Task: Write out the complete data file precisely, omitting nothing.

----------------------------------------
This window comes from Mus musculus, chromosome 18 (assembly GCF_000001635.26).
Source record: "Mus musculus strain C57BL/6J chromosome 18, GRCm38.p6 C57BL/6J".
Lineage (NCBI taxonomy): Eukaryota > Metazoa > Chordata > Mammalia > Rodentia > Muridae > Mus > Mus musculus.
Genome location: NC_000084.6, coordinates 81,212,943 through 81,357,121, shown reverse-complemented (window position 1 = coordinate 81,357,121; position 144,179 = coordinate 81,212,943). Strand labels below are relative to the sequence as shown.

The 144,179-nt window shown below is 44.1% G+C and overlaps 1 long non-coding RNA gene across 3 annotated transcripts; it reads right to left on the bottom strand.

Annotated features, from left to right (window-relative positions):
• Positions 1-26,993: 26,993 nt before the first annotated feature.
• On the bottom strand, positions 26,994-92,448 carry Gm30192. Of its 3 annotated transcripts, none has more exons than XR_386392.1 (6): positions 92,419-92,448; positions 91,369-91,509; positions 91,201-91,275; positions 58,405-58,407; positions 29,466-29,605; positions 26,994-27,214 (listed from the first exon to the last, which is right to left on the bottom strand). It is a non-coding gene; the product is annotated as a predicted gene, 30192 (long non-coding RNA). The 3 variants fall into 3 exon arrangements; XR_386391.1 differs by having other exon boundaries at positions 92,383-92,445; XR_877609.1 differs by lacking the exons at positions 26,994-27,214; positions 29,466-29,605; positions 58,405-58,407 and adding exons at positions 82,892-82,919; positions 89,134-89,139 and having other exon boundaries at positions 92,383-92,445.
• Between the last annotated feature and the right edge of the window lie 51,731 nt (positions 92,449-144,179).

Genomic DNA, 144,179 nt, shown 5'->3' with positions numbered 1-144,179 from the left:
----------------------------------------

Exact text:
This window comes from Mus musculus, chromosome 18 (assembly GCF_000001635.26).
Source record: "Mus musculus strain C57BL/6J chromosome 18, GRCm38.p6 C57BL/6J".
Lineage (NCBI taxonomy): Eukaryota > Metazoa > Chordata > Mammalia > Rodentia > Muridae > Mus > Mus musculus.
Genome location: NC_000084.6, coordinates 81,212,943 through 81,357,121, shown reverse-complemented (window position 1 = coordinate 81,357,121; position 144,179 = coordinate 81,212,943). Strand labels below are relative to the sequence as shown.

The 144,179-nt window shown below is 44.1% G+C and overlaps 1 long non-coding RNA gene across 3 annotated transcripts; it reads right to left on the bottom strand.

Annotated features, from left to right (window-relative positions):
• Positions 1-26,993: 26,993 nt before the first annotated feature.
• On the bottom strand, positions 26,994-92,448 carry Gm30192. Of its 3 annotated transcripts, none has more exons than XR_386392.1 (6): positions 92,419-92,448; positions 91,369-91,509; positions 91,201-91,275; positions 58,405-58,407; positions 29,466-29,605; positions 26,994-27,214 (listed from the first exon to the last, which is right to left on the bottom strand). It is a non-coding gene; the product is annotated as a predicted gene, 30192 (long non-coding RNA). The 3 variants fall into 3 exon arrangements; XR_386391.1 differs by having other exon boundaries at positions 92,383-92,445; XR_877609.1 differs by lacking the exons at positions 26,994-27,214; positions 29,466-29,605; positions 58,405-58,407 and adding exons at positions 82,892-82,919; positions 89,134-89,139 and having other exon boundaries at positions 92,383-92,445.
• Between the last annotated feature and the right edge of the window lie 51,731 nt (positions 92,449-144,179).

Genomic DNA, 144,179 nt, shown 5'->3' with positions numbered 1-144,179 from the left: